• Julie Ethan

Dreaming about hiring an assistant?

Updated: Feb 11, 2019

Imagine all the tasks you could pass off to an assistant—if only, you dared to hire one.

Make A Wish...Make A List

First, make the list you’ve been dreaming about—all the things an assistant could do to make your life easier. Then see if any patterns emerge. Are there categories of tasks that fit under the umbrella of administrative skills? Do the tasks require specific types of skills? What are they? When you finish categorizing your list, you’ll find you’ve created many of the line items of a job description.

Trial Run

Before I sold my residential painting company, in the early days of operation, I made that list. And I decided we needed a 'runner' to drive materials and supplies to our job sites, such were the steady requests for extra paint and forgotten sundries. But I wasn’t sure about several things. So I posted the question to an online forum asking for advice about the daily schedule, the job description and the wage requirement for a runner.

The responses I received included a five page job description for an apprentice painter and numerous admonishments regarding the prudence of advance planning in order to avoid needing a runner, as well as, one semi-helpful response from a shop that had a warehouse to store supplies—not entirely apropos to my situation. Then a friend in the business called. I answered the phone in my usual manner. “Signet Painting, this is Julie.”

“You need a runner,” came the voice on the other end of the line.

“Steve? You read my post on the forum!”

“How many painters ya got?”


“What are you even asking for? You could afford a runner with 16 painters.”

“I know. But Steve, what if someone out there finds out I hired a runner and I get a fine from the ‘lack-of-planning-ahead-police’, or I get prosecuted on charges of inadequate checklists, or something.”

“Get a runner.”

“Thanks, Steve. It’s nice to know somebody understands.”

We decided to pay mileage and require the runner to use their own vehicle, plus they’d get wages—the only question remained: Could we keep a runner busy 40 hours a week?

Then something unexpected happened. The college kids were returning home for the summer and among them was a young woman I had known for years. Before I knew it, we had our runner.

Not only were we off-and-running, we had the luxury of assigning our runner multiple computer projects due to her high aptitude for all things tech related. She installed hardware, software and single-handedly improved our website. She created PowerPoint presentations for our safety policies and assisted with phone screening of potential new job applicants. She only averaged 24 hours a week, mostly because I couldn’t keep enough projects in front of her to consume her time.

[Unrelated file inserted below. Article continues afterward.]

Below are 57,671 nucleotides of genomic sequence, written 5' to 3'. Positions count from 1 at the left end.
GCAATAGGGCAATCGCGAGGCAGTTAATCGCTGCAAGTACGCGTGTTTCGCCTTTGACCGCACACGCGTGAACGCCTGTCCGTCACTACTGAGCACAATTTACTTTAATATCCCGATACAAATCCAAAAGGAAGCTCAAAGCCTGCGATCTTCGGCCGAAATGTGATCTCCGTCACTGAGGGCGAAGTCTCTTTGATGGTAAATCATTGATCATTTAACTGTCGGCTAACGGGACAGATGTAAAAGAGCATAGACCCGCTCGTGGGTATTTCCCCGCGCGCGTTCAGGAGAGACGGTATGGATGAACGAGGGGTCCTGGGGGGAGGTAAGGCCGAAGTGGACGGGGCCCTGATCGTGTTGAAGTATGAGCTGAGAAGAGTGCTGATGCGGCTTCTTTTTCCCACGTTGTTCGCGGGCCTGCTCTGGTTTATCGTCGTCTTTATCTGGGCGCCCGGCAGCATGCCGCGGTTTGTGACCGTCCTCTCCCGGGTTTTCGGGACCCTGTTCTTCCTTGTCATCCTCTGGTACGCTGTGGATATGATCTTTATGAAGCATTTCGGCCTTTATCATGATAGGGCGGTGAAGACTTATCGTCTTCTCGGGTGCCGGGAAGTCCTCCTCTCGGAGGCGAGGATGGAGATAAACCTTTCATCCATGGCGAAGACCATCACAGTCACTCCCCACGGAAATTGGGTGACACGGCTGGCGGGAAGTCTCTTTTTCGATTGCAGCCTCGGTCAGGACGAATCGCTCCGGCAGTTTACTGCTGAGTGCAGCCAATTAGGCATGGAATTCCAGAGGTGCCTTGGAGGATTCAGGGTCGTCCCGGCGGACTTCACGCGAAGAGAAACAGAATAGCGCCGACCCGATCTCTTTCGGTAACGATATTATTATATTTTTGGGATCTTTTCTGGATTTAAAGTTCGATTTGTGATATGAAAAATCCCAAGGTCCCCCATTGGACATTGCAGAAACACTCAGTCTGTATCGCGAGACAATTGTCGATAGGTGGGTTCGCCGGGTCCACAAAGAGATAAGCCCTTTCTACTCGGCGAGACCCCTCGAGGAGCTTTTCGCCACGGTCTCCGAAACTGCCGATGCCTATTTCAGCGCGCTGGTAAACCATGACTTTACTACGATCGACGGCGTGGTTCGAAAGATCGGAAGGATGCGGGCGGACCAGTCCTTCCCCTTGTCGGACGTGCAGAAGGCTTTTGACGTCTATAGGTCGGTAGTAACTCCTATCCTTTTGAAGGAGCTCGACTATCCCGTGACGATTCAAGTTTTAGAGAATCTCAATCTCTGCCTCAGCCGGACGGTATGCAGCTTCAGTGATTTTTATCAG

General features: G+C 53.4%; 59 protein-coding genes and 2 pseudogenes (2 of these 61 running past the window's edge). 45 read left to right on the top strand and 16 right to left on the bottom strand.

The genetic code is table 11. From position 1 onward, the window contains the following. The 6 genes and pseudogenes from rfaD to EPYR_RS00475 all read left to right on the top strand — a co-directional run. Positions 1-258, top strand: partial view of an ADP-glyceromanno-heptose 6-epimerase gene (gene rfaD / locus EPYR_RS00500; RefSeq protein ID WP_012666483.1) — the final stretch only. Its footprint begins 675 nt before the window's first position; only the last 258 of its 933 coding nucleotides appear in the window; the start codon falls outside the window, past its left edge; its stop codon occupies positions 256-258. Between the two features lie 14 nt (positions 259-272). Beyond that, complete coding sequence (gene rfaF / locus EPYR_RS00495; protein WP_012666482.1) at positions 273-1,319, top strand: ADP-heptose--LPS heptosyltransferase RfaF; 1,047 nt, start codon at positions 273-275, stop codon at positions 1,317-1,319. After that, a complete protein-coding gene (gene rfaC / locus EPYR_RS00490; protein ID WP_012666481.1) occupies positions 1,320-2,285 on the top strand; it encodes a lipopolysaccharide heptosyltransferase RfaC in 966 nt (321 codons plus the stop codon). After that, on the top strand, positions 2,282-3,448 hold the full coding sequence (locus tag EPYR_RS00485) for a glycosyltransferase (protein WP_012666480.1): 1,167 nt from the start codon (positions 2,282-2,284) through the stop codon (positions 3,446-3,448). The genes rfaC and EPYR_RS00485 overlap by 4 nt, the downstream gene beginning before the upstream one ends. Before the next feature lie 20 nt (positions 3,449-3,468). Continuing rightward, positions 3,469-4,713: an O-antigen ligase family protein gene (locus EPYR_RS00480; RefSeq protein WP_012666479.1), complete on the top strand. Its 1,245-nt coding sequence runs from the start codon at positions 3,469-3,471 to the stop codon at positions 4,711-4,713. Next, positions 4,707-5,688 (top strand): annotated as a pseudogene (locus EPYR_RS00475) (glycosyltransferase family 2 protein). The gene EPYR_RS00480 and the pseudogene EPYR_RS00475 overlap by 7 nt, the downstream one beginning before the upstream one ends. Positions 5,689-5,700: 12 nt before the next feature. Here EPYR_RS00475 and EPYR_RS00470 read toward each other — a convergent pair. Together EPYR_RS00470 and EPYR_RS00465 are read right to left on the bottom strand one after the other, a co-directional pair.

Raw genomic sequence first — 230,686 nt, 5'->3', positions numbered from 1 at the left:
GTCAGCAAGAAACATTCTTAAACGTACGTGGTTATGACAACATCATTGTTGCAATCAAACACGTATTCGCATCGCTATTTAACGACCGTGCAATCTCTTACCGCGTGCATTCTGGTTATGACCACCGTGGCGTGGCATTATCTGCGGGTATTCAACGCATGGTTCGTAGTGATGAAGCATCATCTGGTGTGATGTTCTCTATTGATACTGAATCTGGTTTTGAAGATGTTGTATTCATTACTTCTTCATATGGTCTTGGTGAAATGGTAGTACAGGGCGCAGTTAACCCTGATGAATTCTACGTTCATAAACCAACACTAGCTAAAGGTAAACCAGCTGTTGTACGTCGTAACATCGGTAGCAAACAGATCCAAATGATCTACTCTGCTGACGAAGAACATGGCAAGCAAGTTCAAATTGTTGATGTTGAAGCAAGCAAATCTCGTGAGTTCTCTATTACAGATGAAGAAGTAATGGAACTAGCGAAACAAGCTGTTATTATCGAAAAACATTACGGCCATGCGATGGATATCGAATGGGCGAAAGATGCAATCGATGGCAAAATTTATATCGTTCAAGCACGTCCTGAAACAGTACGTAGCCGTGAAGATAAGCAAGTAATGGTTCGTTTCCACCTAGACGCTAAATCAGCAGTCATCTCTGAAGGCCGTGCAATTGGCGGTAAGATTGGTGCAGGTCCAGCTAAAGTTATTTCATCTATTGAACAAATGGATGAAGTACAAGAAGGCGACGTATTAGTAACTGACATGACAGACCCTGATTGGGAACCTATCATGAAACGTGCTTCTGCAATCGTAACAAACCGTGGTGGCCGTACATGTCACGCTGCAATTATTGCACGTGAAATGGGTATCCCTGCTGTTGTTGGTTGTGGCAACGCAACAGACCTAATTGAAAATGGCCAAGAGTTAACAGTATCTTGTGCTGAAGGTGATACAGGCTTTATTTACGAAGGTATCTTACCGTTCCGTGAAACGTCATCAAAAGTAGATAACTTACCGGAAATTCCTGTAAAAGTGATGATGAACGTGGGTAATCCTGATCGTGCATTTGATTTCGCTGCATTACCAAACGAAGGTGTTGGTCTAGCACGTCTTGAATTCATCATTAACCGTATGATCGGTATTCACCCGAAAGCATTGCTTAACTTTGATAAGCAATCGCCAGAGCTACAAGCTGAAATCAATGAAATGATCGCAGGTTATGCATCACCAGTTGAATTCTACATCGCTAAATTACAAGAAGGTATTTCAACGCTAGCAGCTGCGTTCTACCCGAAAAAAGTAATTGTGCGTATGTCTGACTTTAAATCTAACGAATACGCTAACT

Did we I need a runner? Not as much as we originally thought. Here’s what we found out:

  • Our runner started her day at 8:30 AM by checking in with the field superintendent. This forced the field workers to begin thinking ahead. And they started listing items that could be delivered by the paint store for a 7 AM delivery the following day, instead of putting miles on our runner’s car.

  • Our runner could help out in a pinch with basic job site cleanup, which was great, and then left the field by 2 PM each day to come back to the office for “tech” tasks.

  • Hiring a college student worked well for the summer, but then we face the question of whether to continue the position for the rest of the year. All in all, the experience was beneficial and educational to our company.

We discovered we didn't have a full-time position for a runner. And we also discovered that by creating a system of checking in with the field, we eliminated many of the missing supplies.

If you’ve been dreaming about hiring an assistant, make a list of all the things your assistant could do for you. As a growth and hiring guru for my clients, I make sure their wish list is thoroughly vetted for systems and processes that could streamline their work with and without outside help. And sometimes it takes a 3rd party eye to really make the most efficient decision. While Steve encouraged me to hire, I discovered my real needs were much more than the wish list indicated. In reality, I had admin and tech needs I hadn't realized until the right person to do those tasks serendipitously came along. Have you heard of the 80-15-5 rule? There seem to be many applications. As applied to the small business owner, it means 80% of the things you do, could be done by someone else; 15% would require training or special skills, and 5% of the things you do—only you can do. This means interns and specialty field experts might save you money and meet some of your needs.

In the meantime, don’t stop dreaming—make a list.





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